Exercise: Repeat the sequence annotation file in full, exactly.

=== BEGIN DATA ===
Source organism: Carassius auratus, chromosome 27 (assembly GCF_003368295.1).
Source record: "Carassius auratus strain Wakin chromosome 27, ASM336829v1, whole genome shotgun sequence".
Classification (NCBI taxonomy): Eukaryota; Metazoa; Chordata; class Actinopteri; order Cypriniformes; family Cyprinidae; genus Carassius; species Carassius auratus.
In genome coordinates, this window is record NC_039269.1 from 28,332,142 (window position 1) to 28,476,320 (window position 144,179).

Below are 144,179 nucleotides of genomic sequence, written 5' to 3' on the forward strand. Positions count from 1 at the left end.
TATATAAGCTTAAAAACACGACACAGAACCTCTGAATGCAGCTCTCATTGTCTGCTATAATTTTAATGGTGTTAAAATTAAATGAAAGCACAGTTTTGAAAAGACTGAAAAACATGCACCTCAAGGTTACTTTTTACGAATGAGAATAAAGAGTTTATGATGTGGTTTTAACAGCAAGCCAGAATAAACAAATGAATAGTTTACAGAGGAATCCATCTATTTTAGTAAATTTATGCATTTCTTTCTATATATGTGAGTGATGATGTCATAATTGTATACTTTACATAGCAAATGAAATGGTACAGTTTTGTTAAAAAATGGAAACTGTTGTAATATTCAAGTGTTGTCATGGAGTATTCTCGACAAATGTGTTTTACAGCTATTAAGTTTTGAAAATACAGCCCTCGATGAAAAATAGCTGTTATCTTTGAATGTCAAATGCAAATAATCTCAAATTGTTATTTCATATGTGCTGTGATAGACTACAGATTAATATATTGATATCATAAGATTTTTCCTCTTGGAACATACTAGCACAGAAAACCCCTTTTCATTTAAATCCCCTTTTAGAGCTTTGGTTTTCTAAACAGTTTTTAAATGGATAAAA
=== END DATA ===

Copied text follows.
Source organism: Carassius auratus, chromosome 27 (assembly GCF_003368295.1).
Source record: "Carassius auratus strain Wakin chromosome 27, ASM336829v1, whole genome shotgun sequence".
Classification (NCBI taxonomy): Eukaryota; Metazoa; Chordata; class Actinopteri; order Cypriniformes; family Cyprinidae; genus Carassius; species Carassius auratus.
In genome coordinates, this window is record NC_039269.1 from 28,332,142 (window position 1) to 28,476,320 (window position 144,179).

Below are 144,179 nucleotides of genomic sequence, written 5' to 3' on the forward strand. Positions count from 1 at the left end.
TATATAAGCTTAAAAACACGACACAGAACCTCTGAATGCAGCTCTCATTGTCTGCTATAATTTTAATGGTGTTAAAATTAAATGAAAGCACAGTTTTGAAAAGACTGAAAAACATGCACCTCAAGGTTACTTTTTACGAATGAGAATAAAGAGTTTATGATGTGGTTTTAACAGCAAGCCAGAATAAACAAATGAATAGTTTACAGAGGAATCCATCTATTTTAGTAAATTTATGCATTTCTTTCTATATATGTGAGTGATGATGTCATAATTGTATACTTTACATAGCAAATGAAATGGTACAGTTTTGTTAAAAAATGGAAACTGTTGTAATATTCAAGTGTTGTCATGGAGTATTCTCGACAAATGTGTTTTACAGCTATTAAGTTTTGAAAATACAGCCCTCGATGAAAAATAGCTGTTATCTTTGAATGTCAAATGCAAATAATCTCAAATTGTTATTTCATATGTGCTGTGATAGACTACAGATTAATATATTGATATCATAAGATTTTTCCTCTTGGAACATACTAGCACAGAAAACCCCTTTTCATTTAAATCCCCTTTTAGAGCTTTGGTTTTCTAAACAGTTTTTAAATGGATAAAA